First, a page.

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testimony of witnesses or for the production of written or other matter which would require the presence of the party subpenaed at a hearing to be held outside of the State wherein the witness is found or resides or is domiciled or transacts business, or has appointed an agent for receipt of service of process except that, in any event, the Commission may issue subpenas for the attendance and testimony of witnesses and the production of written or other matter at a hearing held within fifty miles of the place where the witness is found or resides or is domiciled or transacts business or has appointed an agent for receipt of service of process.”

SEC. 502. Section 103 (a) of the Civil Rights Act of 1957 (42 U.S.C. 1975b (a); 71 Stat. 634) is amended to read as follows:

“Sec. 103. (a) Each member of the Commission who is not otherwise in the service of the Government of the United States shall receive the sum of $75 per day for each day spent in the work of the Commission, shall be paid actual travel expenses, and per diem in lieu of subsistence expenses when away from his usual place of residence, in accordance with section 5 of the Administrative Expenses Act of 1946, as amended (5 U.S.C. 73b-2; 60 Stat. 808)."

SEC. 503. Section 103(b) of the Civil Rights Act of 1957 (42 U.S.C. 1975 (b); 71 Stat. 634) is amended to read as follows:

“(b) member of the Commission who is otherwise in the service of the Government of the United States shall serve without compensation in addition to that received for such other service, but while engaged in the work of the Commission shall be paid actual travel expenses, and per diem in lieu of subsistence expenses when away from his usual place of residence, in accordance with the provisions of the Travel Expense Act of 1949, as amended (5 U.S.C. 835– 842; 63 Stat. 166).".

SEC. 504. Section 104 of the Civil Rights Act of 1957 (42 U.S.C. 1975c; 71 Stat. 635), as amended, is further amended to read as follows:

"DUTIES OF THE COMMISSION

"SEC. 104. (a) The Commission shall

“(1) investigate allegations in writing under oath or affirmation that certain citizens of the United States are being deprived of their right to vote and have that vote counted by reason of their color, race, religion, or national origin; which writing, under oath or affirmation, shall set forth the facts upon which such belief or beliefs are based ;

“(2) study and collect information concerning legal developments constituting a denial of equal protection of the laws under the Constitution;

“(3) appraise the laws and policies of the Federal Government with respect to equal protection of the laws under the Constitution; and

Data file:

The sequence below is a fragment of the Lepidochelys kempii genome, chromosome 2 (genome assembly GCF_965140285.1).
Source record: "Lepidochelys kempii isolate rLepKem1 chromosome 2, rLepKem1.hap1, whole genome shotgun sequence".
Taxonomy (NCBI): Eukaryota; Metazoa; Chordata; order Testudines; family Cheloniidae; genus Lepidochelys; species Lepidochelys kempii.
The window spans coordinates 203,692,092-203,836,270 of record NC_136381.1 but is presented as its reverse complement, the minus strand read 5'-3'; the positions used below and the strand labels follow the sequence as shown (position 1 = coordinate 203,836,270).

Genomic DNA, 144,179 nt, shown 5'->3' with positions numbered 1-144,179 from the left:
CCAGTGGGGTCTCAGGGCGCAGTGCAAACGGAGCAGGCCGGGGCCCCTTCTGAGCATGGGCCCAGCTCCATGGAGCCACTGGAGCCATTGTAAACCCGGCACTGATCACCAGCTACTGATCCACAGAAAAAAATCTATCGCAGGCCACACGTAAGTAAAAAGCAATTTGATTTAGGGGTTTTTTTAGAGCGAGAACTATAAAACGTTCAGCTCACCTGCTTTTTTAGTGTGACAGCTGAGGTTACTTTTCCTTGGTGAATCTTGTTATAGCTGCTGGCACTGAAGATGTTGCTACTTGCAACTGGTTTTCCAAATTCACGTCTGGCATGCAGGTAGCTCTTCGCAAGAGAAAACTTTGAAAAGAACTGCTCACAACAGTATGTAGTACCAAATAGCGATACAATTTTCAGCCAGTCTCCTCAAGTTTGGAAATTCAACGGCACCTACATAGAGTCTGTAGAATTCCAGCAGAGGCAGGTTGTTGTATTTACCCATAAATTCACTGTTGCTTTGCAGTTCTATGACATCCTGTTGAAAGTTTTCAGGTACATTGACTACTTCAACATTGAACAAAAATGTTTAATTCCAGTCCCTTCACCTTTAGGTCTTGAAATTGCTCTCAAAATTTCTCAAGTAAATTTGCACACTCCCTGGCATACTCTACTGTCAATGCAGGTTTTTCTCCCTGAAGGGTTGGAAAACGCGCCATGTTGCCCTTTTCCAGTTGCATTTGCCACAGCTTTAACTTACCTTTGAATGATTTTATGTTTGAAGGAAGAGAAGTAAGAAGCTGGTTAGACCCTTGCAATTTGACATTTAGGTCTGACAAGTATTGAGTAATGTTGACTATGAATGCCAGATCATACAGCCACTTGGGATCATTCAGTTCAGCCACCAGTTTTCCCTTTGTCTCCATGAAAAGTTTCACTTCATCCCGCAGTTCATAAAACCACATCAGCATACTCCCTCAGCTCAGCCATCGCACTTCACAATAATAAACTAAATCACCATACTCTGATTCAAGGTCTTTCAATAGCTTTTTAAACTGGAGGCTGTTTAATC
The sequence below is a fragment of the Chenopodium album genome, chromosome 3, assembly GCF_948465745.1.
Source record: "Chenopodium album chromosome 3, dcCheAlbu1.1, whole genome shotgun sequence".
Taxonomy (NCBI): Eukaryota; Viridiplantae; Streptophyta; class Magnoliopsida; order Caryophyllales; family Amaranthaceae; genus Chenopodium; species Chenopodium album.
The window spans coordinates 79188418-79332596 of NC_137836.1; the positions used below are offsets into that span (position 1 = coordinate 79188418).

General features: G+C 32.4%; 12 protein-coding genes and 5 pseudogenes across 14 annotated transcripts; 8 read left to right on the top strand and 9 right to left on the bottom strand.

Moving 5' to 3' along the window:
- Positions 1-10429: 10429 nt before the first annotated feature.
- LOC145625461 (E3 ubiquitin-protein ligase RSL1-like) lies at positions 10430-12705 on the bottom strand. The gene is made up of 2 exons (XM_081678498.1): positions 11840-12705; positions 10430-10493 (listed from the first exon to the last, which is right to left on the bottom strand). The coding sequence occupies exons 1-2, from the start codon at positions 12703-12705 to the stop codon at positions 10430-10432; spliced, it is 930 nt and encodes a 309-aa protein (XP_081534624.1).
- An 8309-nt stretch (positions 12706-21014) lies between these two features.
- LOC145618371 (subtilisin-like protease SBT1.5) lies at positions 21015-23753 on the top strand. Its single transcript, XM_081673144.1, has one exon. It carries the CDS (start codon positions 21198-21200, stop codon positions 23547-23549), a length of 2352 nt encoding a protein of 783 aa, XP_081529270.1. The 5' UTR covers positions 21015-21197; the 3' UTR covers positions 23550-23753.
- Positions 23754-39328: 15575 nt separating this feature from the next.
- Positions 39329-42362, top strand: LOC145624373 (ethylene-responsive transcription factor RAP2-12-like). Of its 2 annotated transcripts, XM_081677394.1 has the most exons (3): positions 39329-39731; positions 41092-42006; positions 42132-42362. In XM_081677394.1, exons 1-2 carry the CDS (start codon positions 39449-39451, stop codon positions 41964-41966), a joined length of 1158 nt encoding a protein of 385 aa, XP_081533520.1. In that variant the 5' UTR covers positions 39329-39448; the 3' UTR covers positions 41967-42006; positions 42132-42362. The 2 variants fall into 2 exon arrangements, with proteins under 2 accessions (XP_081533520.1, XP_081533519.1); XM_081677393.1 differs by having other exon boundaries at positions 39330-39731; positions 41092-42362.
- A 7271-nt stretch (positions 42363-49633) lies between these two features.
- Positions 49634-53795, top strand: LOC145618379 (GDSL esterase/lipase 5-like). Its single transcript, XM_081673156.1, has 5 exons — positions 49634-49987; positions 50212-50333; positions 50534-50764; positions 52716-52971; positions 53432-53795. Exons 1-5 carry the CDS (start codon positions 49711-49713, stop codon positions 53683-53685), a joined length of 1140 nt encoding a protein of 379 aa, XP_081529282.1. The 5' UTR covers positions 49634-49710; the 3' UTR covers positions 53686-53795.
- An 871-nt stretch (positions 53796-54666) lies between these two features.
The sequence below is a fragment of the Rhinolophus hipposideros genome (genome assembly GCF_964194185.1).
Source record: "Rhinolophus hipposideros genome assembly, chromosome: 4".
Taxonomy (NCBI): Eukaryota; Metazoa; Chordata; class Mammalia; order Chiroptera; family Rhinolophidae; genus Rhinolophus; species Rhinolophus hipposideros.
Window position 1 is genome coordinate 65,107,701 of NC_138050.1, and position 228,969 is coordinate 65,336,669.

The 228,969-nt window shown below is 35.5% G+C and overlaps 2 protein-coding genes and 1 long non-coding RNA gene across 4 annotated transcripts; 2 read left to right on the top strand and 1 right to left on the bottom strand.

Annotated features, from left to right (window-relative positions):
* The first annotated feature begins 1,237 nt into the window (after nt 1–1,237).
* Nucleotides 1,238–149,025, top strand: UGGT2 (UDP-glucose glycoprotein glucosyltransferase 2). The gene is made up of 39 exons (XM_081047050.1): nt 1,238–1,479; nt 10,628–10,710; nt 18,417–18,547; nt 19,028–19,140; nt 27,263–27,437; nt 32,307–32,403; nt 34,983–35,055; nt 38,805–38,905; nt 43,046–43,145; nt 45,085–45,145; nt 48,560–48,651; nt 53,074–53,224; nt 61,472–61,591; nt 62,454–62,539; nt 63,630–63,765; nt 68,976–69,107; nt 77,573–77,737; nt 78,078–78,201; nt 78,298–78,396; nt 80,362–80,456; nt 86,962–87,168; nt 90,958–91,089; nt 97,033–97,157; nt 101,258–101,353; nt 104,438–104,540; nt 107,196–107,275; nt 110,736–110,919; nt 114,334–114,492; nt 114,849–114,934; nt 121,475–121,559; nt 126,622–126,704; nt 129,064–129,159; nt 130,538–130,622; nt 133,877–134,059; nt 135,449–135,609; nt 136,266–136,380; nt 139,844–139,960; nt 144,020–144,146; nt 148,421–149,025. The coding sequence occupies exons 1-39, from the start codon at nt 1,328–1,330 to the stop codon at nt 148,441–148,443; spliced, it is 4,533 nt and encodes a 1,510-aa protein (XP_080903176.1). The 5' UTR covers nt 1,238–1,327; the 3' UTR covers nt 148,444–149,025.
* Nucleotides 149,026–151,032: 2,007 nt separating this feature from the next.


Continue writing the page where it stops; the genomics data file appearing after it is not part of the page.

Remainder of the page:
“(4) serve as a national clearinghouse for information, and provide advice and technical assistance to Government agencies, communities, industries, organizations, or individuals in respect to equal protection of the laws, including but not limited to the fields of voting, education, housing, employment, the use of public facilities, transportation, and the administra

tion of justice. The Commission may, for such periods as it deems necessary, concentrate the performance of its duties on those specified in either paragraph (1), (2), (3), or (4) and may further concentrate the performance of its duties under any of such paragraphs on one or more aspects of the duties imposed therein.

“(b) The Commission shall submit interim reports to the President and to the Congress at such times as either the Commission or the President shall deem desirable, and shall submit to the President and to the Congress a final and comprehensive report of its activities, findings, and recommendations not later than September 30, 1967.

"(c) Sixty days after the submission of its final report and recommendations the Commission shall cease to exist."

SEC. 505. (a) Section 105(a) of the Civil Rights Act of 1957 (42 U.S.C. 1975(d); 71 Stat. 636) is amended by striking out in the last sentence thereof "$50 per diem” and inserting in lieu thereof “$75 per diem”.

SEC. 506. Section 105(g) of the Civil Rights Act of 1957 (42 U.S.C. 1975d (g); 71 Stat. 636) is amended to read as follows:

“(g) In case of contumacy or refusal to obey a subpena, any district court of the United States or the United States court of any territory or possession, or the District Court of the United States for the District of Columbia, within the jurisdiction of which the inquiry is carried on or within the jurisdiction of which said person guilty of contumacy or refusal to obey is found or resides or is domiciled or transacts business, or has appointed an agent for receipt of service of process, upon application by the Attorney General of the United States shall have jurisdiction to issue to such person an order requiring such person to appear before the Commission or a subcommittee thereof, there to produce evidence if so ordered, or there to give testimony touching the matter under investigation; and any failure to obey such order of the court may be punished by said courts as a contempt thereof."